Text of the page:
New courses approved for Westerly High School; some offers deleted | West
WESTERLY – Advanced fashion design and merchandising courses as well as a course on how to be a peer tutor are among the new offerings recently approved for Westerly High School.
The school committee, at its meeting on December 8, approved several additions and deletions to the high school’s offer list. The list of courses changes each year as administrators seek to improve planning efficiency and analyze student wants and needs.
According to a presentation by Westerly High School Principal Michael Hobin, the Advanced Fashion Design & Merchandising course will be aimed at students interested in working in the fashion industry and teach them how to use elements and principles of design to create clothes and other items. Students will study and learn advanced textile construction techniques and have the opportunity to develop a portfolio with a variety of textile products.
The Peer Tutor course will be aimed at top performing students who have been identified as potentially capable and effective tutors for peers who are struggling academically. Students will be trained to be effective tutors in their areas of academic competence. Students requiring a tutor will be assigned to the class for a six-week cycle.
Three additions or changes will be made to the school’s vocational and technical education programs. An Introductory Construction Course will be aimed at first-year students and second-year students interested in a career in construction. This will be the first course that students take to begin their career path and technological education in construction. The course is designed to introduce students to the possible career opportunities that exist in construction, as well as to expose them to the tools and equipment used in the field. Students will be introduced to the importance of safety in construction by obtaining an Occupational Safety and Health Administration 10 degree in Basic Occupational Health and Safety.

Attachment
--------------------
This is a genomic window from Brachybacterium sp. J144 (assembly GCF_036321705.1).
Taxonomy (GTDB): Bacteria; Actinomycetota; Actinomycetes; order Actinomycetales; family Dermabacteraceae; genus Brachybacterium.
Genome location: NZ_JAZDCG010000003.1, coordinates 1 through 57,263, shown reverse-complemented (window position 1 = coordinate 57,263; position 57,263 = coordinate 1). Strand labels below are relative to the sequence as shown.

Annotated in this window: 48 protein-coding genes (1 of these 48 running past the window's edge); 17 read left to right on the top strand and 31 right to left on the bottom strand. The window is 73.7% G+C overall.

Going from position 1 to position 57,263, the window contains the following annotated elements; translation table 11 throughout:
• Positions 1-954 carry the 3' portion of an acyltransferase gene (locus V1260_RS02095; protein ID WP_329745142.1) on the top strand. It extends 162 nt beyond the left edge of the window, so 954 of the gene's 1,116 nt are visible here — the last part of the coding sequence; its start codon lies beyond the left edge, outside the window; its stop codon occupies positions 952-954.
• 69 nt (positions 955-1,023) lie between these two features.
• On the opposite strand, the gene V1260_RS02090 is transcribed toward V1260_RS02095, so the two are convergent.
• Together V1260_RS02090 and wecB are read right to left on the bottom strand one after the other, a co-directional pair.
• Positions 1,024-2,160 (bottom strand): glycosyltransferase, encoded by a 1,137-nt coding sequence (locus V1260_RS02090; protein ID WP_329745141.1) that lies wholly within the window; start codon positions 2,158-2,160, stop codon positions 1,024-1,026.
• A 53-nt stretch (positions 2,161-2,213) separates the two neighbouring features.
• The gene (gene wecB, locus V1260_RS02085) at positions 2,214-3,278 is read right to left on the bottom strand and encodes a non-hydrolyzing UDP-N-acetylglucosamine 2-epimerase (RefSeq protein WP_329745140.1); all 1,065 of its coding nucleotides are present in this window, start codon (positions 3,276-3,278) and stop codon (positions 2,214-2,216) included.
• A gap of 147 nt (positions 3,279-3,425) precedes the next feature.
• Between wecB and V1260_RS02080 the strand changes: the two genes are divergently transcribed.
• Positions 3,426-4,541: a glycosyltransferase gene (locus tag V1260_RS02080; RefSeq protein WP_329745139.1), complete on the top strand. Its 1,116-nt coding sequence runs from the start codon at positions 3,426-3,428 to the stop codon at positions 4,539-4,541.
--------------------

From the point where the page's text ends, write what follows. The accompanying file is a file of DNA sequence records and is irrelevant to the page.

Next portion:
The course will also involve the use of hand and power tools through the construction of small hands-on projects. In the last part of the course, students will become familiar with the materials used in construction and the appropriate terminology used on construction sites.
The school’s Construction II course will change from a one-credit offering to a two-credit offering to enable students to complete the required program and certifications. Hobin said the extra time will allow students to work on longer and more potential offsite projects.
âWe think we need it if the program moves forward the way it can and should,â Hobin said.
Administrators also hope the changes to construction offerings will make it easier for the school to retain teachers in the program, Hobin said.
High School Culinary I and II courses will also become full year offerings to give students more time to complete the required program and certifications. The extra time will allow for the integration of an industry-focused curriculum that provides opportunities for real-life experience and develops practical skills, Hobin said.
The following courses have been approved for deletion: Independent Subjects in Music, Honors Level in Physical Sciences, Humanities (English and Social Studies), and US History: Titles Ripped. Department heads prefer students to take biology followed by chemistry rather than physical science with honors, Hobin said. The deleted humanities course is not aligned with the school’s current curriculum, and Hobin said the Ripped from the Headlines course is not needed as teachers discuss current affairs with students from several others. Classes.